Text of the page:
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Trump has another shot to help Catalonia score independence

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Two almost simultaneous but seemingly unrelated events provide President Trump and U.N. Ambassador Nikki Haley a rare opportunity to match words with actions and accomplish multiple foreign policy goals. In one case, the United States is getting a second chance at an important opportunity, which must not be missed again.

The first event was the election for a new regional parliament in the rebellious Spanish region of Catalonia. The election was forced on Catalans by Spanish Prime Minister Manuel Rajoy, when he disbanded the elected Generalitat after its members declared Catalonia’s independence. Those following events in Catalonia remember that Rajoy sent Spanish troops and police to Barcelona and other cities to prevent people from voting in an Oct. 1 referendum on independence. The massive show of force resulted in over 800 injuries. Incongruously, after the referendum was approved by nearly 90 percent of voters, Rajoy insisted that it was invalid because of low voter turnout.

{mosads}The prime minister followed up on the violence by invoking Article 155 of the Spanish Constitution, which authorizes the central government to suspend regional parliaments and schedule new elections. In the case of Catalonia, Rajoy clearly hoped that Catalans would vote for anti-independence parties, either out of intimidation or weariness. However, it doesn’t appear to be going according to plan. While the Ciudadanos Party, which opposes independence, got a plurality of the votes, the majority of seats in the 135-seat body went to three pro-independence parties.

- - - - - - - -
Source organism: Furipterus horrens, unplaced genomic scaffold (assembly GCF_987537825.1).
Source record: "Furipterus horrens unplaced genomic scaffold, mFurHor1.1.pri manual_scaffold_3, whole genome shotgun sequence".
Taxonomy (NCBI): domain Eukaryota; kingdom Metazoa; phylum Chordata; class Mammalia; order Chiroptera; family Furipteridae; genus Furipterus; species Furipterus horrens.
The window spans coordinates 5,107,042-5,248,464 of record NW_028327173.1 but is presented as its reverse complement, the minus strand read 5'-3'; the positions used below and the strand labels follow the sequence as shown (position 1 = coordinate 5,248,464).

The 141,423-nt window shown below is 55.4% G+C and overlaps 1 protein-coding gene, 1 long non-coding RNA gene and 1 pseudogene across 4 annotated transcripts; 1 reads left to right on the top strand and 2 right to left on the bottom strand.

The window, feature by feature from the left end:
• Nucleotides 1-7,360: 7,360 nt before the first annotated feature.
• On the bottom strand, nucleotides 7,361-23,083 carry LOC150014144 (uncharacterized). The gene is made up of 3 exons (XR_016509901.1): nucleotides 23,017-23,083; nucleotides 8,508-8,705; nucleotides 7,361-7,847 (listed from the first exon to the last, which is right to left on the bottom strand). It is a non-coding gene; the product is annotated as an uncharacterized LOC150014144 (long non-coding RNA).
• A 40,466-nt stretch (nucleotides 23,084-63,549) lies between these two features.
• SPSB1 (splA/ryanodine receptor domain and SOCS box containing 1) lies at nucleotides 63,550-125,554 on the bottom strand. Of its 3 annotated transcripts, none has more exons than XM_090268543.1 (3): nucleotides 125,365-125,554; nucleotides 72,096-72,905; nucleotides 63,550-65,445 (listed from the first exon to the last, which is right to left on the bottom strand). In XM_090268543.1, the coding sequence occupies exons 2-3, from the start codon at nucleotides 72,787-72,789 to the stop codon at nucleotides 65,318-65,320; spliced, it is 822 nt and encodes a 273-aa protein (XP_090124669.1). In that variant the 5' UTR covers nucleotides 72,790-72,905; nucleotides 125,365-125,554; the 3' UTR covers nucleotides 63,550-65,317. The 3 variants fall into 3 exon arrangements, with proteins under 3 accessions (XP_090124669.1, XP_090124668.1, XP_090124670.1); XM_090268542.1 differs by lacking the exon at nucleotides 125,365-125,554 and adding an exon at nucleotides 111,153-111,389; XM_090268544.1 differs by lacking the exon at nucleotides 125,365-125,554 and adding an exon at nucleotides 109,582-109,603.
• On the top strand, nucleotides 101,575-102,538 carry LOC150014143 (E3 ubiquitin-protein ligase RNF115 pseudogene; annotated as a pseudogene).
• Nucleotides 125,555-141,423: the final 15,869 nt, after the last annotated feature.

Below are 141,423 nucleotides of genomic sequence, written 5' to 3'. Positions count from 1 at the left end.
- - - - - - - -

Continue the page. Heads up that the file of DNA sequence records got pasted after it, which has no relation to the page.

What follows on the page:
Assuming that they can form a coalition, Catalonia once again will have a government committed to independence. For Rajoy, this is not going back to square one. He is appreciably worse off, since he cannot credibly condemn an election that was his idea. Predictably, the prime minister rejected negotiations with Catalan officials, unless those negotiations take place in Spain. With an arrest warrant outstanding for Catalan leader Carles Puigdemont, currently in exile in Belgium, Rajoy’s position is a nonstarter.

Support from the U.S. government for Catalonia back in October might very well have led to serious negotiations between Madrid and Barcelona. There was strong motivation then for the United States to offer to mediate, and that motivation is even stronger now, thanks to the second dramatic event of the past few days, which was the vote in the U.N. General Assembly to condemn the Trump administration’s decision to move the U.S. Embassy in Israel to Jerusalem.

Just prior to the vote, Haley warned that there would be retaliation against governments that voted for the motion, a threat widely assumed to be referring to U.S. foreign aid decisions and other economic forms of punishment. In spite of Haley’s threat, 128 nations voted to condemn the American decision, and the Trump administration retaliated immediately with a $285 million cut to the U.N. budget. Poorer nations that voted against the United States may soon realize that crossing the Americans, when those same Americans are drawing up next year’s foreign aid budget, is not a good idea.